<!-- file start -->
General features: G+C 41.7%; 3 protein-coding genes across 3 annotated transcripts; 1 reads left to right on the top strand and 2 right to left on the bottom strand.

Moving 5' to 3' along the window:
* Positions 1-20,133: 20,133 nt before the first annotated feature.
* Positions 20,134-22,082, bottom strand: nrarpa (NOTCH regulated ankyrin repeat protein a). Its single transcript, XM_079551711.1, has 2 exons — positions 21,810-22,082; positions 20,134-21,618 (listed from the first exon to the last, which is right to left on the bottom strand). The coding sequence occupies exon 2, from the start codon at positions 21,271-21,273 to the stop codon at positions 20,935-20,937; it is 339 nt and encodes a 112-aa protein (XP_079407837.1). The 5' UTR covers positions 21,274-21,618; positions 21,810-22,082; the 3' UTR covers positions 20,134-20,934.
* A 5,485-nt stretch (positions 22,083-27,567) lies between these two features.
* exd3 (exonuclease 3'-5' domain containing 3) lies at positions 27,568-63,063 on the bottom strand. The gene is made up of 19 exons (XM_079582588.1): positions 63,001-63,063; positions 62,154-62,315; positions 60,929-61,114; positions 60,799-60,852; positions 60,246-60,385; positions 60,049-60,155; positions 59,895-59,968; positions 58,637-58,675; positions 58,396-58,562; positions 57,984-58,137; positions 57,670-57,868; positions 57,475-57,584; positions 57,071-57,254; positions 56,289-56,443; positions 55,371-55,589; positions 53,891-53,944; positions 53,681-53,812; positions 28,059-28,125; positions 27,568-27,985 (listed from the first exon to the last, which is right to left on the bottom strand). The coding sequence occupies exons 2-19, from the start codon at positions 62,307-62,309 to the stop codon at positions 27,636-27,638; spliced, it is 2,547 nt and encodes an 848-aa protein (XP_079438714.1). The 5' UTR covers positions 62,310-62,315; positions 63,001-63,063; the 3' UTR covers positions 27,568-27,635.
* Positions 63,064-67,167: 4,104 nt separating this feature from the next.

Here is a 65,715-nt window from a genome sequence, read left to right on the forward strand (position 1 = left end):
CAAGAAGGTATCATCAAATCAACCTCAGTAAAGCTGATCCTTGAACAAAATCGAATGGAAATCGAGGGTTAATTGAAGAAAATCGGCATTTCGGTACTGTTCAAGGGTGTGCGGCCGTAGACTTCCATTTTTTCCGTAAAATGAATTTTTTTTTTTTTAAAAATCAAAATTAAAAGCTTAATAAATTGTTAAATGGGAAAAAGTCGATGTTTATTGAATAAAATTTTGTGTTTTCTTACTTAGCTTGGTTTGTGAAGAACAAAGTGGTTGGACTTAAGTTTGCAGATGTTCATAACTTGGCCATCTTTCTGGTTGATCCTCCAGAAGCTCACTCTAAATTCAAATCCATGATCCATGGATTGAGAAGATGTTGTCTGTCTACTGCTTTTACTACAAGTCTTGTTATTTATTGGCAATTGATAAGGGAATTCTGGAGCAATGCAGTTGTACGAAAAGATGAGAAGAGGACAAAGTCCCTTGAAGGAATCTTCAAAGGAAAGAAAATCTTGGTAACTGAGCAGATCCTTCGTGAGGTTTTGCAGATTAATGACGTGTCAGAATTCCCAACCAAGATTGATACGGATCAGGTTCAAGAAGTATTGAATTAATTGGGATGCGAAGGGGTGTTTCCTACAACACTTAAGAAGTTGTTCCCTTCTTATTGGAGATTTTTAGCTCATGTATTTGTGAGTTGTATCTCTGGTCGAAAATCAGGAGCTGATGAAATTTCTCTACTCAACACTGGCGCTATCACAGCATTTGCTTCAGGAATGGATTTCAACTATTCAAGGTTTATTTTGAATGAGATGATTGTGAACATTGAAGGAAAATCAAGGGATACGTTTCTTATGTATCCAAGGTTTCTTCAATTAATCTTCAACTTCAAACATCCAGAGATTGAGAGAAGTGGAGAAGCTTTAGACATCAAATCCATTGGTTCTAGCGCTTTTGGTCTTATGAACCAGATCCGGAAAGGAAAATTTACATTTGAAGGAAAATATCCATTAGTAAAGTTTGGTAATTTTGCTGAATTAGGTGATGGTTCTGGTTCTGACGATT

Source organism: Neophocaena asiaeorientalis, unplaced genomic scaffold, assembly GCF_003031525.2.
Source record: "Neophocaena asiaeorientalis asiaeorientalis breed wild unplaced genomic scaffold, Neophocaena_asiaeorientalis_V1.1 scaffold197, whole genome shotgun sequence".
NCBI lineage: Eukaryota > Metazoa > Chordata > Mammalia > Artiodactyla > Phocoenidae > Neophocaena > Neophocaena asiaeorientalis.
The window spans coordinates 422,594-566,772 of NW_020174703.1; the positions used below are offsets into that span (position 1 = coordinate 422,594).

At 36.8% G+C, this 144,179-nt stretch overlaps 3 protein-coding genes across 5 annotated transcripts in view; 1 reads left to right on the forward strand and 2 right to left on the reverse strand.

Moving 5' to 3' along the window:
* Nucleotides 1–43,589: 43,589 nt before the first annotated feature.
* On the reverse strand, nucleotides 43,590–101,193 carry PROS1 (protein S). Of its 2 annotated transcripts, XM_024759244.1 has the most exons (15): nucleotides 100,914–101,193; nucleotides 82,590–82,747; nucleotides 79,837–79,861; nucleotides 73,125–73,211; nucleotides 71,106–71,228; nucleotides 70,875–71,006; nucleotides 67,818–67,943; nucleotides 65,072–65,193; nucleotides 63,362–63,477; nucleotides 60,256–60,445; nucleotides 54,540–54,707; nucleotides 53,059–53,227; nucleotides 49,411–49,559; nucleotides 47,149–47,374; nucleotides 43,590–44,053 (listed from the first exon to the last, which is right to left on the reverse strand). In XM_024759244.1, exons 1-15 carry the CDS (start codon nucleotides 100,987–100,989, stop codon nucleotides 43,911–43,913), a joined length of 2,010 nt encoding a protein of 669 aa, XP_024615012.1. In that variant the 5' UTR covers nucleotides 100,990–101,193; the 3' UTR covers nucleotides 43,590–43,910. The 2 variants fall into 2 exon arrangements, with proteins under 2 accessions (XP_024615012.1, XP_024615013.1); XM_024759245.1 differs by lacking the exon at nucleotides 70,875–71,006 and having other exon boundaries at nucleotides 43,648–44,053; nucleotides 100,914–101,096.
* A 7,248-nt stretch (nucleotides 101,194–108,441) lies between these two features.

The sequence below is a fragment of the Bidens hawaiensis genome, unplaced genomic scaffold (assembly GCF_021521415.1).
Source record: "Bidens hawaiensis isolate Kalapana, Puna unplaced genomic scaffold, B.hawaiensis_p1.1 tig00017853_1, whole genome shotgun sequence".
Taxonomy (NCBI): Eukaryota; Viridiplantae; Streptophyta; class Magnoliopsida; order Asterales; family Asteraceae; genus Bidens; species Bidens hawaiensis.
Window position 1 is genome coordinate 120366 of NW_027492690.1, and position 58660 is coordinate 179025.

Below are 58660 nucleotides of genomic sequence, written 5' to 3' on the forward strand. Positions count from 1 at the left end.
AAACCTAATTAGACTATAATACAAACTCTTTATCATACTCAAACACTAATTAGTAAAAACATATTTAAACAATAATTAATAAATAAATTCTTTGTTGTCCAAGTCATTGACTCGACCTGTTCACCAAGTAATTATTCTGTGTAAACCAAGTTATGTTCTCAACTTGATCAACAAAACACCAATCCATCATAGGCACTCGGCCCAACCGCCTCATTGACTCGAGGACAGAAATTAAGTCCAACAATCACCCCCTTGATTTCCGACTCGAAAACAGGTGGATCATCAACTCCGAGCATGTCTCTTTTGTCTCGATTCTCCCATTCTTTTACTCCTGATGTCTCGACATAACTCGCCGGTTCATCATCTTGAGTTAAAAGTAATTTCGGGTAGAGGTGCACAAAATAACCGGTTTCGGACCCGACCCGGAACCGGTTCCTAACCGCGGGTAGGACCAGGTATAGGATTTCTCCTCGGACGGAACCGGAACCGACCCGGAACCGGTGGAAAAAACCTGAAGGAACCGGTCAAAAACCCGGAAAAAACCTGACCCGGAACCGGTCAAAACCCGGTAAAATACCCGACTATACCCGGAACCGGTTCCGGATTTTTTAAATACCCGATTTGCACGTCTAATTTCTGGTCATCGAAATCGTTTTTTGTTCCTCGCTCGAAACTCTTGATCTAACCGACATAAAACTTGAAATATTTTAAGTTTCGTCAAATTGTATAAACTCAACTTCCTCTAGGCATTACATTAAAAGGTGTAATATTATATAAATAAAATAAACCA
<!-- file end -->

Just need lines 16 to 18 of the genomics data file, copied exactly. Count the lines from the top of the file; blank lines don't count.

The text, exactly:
* Nucleotides 1–43,589: 43,589 nt before the first annotated feature.
* On the reverse strand, nucleotides 43,590–101,193 carry PROS1 (protein S). Of its 2 annotated transcripts, XM_024759244.1 has the most exons (15): nucleotides 100,914–101,193; nucleotides 82,590–82,747; nucleotides 79,837–79,861; nucleotides 73,125–73,211; nucleotides 71,106–71,228; nucleotides 70,875–71,006; nucleotides 67,818–67,943; nucleotides 65,072–65,193; nucleotides 63,362–63,477; nucleotides 60,256–60,445; nucleotides 54,540–54,707; nucleotides 53,059–53,227; nucleotides 49,411–49,559; nucleotides 47,149–47,374; nucleotides 43,590–44,053 (listed from the first exon to the last, which is right to left on the reverse strand). In XM_024759244.1, exons 1-15 carry the CDS (start codon nucleotides 100,987–100,989, stop codon nucleotides 43,911–43,913), a joined length of 2,010 nt encoding a protein of 669 aa, XP_024615012.1. In that variant the 5' UTR covers nucleotides 100,990–101,193; the 3' UTR covers nucleotides 43,590–43,910. The 2 variants fall into 2 exon arrangements, with proteins under 2 accessions (XP_024615012.1, XP_024615013.1); XM_024759245.1 differs by lacking the exon at nucleotides 70,875–71,006 and having other exon boundaries at nucleotides 43,648–44,053; nucleotides 100,914–101,096.
* A 7,248-nt stretch (nucleotides 101,194–108,441) lies between these two features.